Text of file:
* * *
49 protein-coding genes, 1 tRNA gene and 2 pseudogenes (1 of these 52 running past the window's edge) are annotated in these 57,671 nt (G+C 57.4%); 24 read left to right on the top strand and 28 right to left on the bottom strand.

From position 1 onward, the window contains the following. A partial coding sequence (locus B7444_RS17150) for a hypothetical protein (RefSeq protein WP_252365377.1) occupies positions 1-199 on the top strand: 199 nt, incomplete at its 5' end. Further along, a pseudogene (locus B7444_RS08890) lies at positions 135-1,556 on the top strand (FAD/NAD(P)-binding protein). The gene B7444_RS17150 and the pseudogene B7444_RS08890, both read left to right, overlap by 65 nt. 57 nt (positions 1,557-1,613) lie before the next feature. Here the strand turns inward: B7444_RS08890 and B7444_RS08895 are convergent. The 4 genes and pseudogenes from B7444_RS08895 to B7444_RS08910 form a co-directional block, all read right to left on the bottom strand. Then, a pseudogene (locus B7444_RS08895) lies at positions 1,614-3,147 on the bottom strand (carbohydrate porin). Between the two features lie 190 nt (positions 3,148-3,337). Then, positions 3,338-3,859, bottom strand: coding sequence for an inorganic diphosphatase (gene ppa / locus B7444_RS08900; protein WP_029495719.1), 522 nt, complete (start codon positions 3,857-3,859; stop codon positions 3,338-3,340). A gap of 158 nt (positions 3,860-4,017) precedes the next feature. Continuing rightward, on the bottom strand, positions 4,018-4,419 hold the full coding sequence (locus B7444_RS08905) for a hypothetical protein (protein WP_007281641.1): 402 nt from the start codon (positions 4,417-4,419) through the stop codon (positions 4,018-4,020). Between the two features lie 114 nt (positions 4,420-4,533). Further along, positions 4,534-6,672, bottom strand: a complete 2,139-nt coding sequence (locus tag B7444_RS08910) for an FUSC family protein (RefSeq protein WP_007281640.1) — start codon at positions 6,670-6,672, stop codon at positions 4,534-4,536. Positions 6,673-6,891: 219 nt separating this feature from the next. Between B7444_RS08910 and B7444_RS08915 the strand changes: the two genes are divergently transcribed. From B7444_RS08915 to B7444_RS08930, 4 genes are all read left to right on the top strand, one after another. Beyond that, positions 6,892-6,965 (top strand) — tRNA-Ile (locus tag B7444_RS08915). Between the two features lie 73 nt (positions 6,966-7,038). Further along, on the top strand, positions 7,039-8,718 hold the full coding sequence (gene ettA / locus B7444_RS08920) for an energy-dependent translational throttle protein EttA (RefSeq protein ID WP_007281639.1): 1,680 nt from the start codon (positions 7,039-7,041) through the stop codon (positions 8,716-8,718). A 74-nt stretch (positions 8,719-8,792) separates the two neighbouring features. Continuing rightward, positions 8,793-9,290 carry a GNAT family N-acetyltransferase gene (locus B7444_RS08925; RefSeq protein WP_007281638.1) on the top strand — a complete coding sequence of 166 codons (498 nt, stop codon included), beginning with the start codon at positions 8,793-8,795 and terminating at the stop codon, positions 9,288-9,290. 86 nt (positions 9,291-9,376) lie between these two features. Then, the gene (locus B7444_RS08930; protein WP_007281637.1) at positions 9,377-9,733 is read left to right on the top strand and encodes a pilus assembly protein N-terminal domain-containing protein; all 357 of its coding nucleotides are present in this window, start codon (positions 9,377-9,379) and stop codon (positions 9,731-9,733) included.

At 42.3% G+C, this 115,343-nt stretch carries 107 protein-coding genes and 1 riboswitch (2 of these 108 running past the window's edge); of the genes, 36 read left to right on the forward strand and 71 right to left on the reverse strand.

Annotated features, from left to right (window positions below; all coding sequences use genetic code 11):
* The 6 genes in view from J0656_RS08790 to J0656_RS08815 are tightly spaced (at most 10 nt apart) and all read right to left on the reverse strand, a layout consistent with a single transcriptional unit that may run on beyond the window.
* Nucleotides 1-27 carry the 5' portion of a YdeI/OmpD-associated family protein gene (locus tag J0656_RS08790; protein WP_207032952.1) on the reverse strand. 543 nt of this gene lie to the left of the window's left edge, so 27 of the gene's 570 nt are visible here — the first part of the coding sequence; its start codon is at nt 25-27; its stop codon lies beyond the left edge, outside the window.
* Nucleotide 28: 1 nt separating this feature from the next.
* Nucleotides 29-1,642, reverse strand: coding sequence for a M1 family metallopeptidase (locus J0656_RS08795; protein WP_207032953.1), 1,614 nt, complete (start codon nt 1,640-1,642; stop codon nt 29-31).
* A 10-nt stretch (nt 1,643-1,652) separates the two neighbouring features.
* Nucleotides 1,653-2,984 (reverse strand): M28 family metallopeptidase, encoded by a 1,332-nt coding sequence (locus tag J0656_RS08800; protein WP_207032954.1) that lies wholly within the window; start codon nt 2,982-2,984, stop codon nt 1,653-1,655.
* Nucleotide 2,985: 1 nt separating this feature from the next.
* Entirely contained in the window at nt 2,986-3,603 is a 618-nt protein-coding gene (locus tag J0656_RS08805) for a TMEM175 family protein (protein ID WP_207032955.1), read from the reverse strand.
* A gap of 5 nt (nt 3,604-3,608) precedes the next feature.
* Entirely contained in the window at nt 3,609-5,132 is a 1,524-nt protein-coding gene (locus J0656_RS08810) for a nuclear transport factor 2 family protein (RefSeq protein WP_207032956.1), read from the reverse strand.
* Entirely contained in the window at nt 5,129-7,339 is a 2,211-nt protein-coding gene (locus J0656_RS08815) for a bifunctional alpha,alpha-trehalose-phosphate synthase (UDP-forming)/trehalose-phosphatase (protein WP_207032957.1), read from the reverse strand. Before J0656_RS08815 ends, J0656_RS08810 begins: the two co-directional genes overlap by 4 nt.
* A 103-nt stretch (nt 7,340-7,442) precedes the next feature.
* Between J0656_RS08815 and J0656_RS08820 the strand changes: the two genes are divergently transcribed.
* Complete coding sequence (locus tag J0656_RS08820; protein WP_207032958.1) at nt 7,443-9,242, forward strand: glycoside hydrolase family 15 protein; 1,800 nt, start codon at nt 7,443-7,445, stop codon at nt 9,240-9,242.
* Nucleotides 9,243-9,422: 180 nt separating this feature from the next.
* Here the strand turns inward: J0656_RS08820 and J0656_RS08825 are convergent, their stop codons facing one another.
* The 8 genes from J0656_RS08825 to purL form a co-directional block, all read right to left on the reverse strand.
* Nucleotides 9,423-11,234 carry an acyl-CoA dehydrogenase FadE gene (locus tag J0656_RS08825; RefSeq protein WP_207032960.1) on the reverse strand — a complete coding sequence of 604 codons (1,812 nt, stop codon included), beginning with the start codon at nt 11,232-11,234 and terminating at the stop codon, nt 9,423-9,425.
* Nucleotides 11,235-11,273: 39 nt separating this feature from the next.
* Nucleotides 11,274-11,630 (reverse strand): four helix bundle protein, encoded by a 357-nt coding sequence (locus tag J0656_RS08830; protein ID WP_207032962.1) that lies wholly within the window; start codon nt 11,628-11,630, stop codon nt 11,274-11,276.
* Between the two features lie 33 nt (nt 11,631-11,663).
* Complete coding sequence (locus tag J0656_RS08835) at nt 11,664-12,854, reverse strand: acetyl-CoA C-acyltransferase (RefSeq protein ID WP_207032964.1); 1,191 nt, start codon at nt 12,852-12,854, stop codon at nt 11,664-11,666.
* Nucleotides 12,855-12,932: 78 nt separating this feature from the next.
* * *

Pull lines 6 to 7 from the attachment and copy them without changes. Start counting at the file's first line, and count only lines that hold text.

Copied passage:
* Nucleotides 1-27 carry the 5' portion of a YdeI/OmpD-associated family protein gene (locus tag J0656_RS08790; protein WP_207032952.1) on the reverse strand. 543 nt of this gene lie to the left of the window's left edge, so 27 of the gene's 570 nt are visible here — the first part of the coding sequence; its start codon is at nt 25-27; its stop codon lies beyond the left edge, outside the window.
* Nucleotide 28: 1 nt separating this feature from the next.